Recent Research: Highlights from February 2015
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"On the Holy Grail of “Upside Participation and Downside Protection"
The Journal of Portfolio Management (Winter 2015)
Upside participation and downside protection” is a popular motto for many investors. It has taken on much more significance in recent years, in the wake of the global financial crisis. But how do we define and evaluate strategies from the perspective of “upside participation and downside protection”? In this article, the authors present an analytic framework in which they provide a quantitative definition of upside and downside participation ratio, define participation ratio difference as a goodness measure for defensive strategies, and prove a relationship between the participation ratio difference and traditional alpha. As an illustration, they apply this new analysis to the S&P 500 Index and its 10 sectors and show that defensive, low-beta sectors tend to have positive participation ratio differences, while cyclical, high-beta sectors tend to have negative participation ratio differences. This finding is consistent with the low-beta/volatility anomaly and provides another explanation for the popularity of low-beta/volatility strategies.
"Social Security Costs in the Larger Context of Retirement Saving"
The Journal of Retirement (Winter 2015)
Sylvester J. Schieber
There has been a great deal of discussion in recent years regarding the implications of the shift from defined-benefit to defined-contribution retirement plans on workers’ ability to adequately provide for their retirement security needs. There has been almost no discussion about the changing economics of participation in the U.S. Social Security pension system and the implications for the burden on workers attempting to save for retirement. In its early years, Social Security benefits were highly subsidized and now present an implicit tax on retirement saving for many workers. The analysis here presents the magnitudes of these shifts for workers at different points in the earnings distribution.
"A Multi-Family Office (MFO) ‘Investment Manifesto’"
The Journal of Wealth Management (Spring 2015)
Scott Welch and Jamie McIntyre
How should advisers and multi-family office (MFO) professionals serving investors and families be building portfolios and running their businesses? How can they help clients to achieve evolving goals and objectives and/or take advantage of industry trends? Are there “best practices” among successful, profitable, and fast-growing advisers that can be identified, analyzed, and adopted? This article is a summary of six available tools or solutions available to MFOs that can empower them to build portfolios and manage practices that are well-positioned to address the sophisticated and evolving demands of the HNW families of the future.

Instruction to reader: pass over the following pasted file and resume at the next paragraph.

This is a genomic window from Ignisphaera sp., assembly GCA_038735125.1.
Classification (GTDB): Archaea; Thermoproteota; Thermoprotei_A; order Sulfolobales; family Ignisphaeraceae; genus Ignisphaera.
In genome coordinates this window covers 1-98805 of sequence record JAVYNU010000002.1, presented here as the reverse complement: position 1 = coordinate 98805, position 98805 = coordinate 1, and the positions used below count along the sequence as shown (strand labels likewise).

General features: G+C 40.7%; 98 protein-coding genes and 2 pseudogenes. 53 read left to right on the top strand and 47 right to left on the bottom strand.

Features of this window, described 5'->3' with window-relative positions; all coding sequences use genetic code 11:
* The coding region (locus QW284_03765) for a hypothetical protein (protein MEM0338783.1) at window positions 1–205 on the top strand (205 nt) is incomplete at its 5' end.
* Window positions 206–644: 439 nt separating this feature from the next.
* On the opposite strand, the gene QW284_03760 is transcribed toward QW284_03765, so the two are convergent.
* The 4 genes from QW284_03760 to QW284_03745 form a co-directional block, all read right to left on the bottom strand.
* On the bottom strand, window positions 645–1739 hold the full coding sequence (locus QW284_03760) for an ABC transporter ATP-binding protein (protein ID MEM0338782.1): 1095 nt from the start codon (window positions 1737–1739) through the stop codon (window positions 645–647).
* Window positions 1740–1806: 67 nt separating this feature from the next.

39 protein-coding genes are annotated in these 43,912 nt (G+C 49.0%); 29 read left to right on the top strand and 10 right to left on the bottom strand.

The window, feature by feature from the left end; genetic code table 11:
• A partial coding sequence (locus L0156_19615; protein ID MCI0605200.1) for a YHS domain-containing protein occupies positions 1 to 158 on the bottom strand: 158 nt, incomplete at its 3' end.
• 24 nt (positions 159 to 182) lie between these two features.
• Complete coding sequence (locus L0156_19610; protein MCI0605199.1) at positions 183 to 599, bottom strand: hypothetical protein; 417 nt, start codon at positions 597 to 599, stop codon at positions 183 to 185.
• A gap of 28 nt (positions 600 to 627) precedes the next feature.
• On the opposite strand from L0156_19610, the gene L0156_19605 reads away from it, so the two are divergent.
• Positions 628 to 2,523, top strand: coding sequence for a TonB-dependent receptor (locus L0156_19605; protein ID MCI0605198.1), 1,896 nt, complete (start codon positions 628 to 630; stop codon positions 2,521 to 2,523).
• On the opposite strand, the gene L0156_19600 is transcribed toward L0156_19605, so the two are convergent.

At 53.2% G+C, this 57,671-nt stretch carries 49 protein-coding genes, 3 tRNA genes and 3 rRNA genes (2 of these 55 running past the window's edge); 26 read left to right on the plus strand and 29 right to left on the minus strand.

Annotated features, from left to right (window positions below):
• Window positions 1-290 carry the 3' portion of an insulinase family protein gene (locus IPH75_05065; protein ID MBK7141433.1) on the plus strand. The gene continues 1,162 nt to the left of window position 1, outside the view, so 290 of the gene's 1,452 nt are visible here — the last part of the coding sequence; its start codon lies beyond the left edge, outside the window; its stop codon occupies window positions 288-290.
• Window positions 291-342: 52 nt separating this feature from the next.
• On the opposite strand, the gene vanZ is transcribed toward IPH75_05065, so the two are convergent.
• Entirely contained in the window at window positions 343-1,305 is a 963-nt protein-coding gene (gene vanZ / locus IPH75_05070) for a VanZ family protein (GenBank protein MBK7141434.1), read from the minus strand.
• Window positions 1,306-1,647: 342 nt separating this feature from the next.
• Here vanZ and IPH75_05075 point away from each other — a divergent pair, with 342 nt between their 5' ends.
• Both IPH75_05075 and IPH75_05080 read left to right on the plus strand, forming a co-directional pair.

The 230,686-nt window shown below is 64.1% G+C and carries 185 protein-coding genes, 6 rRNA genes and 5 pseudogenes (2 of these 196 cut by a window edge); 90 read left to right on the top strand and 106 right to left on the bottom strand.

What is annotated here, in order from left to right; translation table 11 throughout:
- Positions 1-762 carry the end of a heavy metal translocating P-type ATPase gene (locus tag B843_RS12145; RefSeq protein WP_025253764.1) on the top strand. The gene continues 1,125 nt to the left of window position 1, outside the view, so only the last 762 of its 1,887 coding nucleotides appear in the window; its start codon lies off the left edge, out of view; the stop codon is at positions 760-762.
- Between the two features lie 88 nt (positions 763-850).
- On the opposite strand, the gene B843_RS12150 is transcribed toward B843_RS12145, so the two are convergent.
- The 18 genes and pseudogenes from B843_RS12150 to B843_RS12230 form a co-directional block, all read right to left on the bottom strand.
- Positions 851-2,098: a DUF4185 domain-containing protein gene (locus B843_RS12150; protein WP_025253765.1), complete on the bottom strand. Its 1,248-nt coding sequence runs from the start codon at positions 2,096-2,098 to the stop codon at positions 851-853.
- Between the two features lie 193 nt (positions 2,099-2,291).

"Liquidity Coverage Ratio Requirement Increases Cost of Securitization for U.S. Banks"
The Journal of Structured Finance (Winter 2015)
Rachel George and Tim Mohan
In September 2014, the Office of the Comptroller of the Currency (OCC), the Board of Governors of the Federal Reserve System, and the Federal Deposit Insurance Corporation (FDIC) adopted a final rule regulating the liquidity risk of banks in the United States. The Final Rule will impact banks participating in the securitization market in many ways and the authors summarize three of them in this article. First, the Final Rule will increase the cost of unfunded commitments extended by a bank in a securitization credit facility transaction. Second, the Final Rule will increase the costs incurred by a bank that sponsors a securitization of its own assets. Third, the Final Rule will decrease a bank’s appetite to invest in structured finance securities. It remains to be seen whether the new regulation designed to improve the liquidity risk profile of banks will reduce overall market liquidity by steering banks away from the securitization market.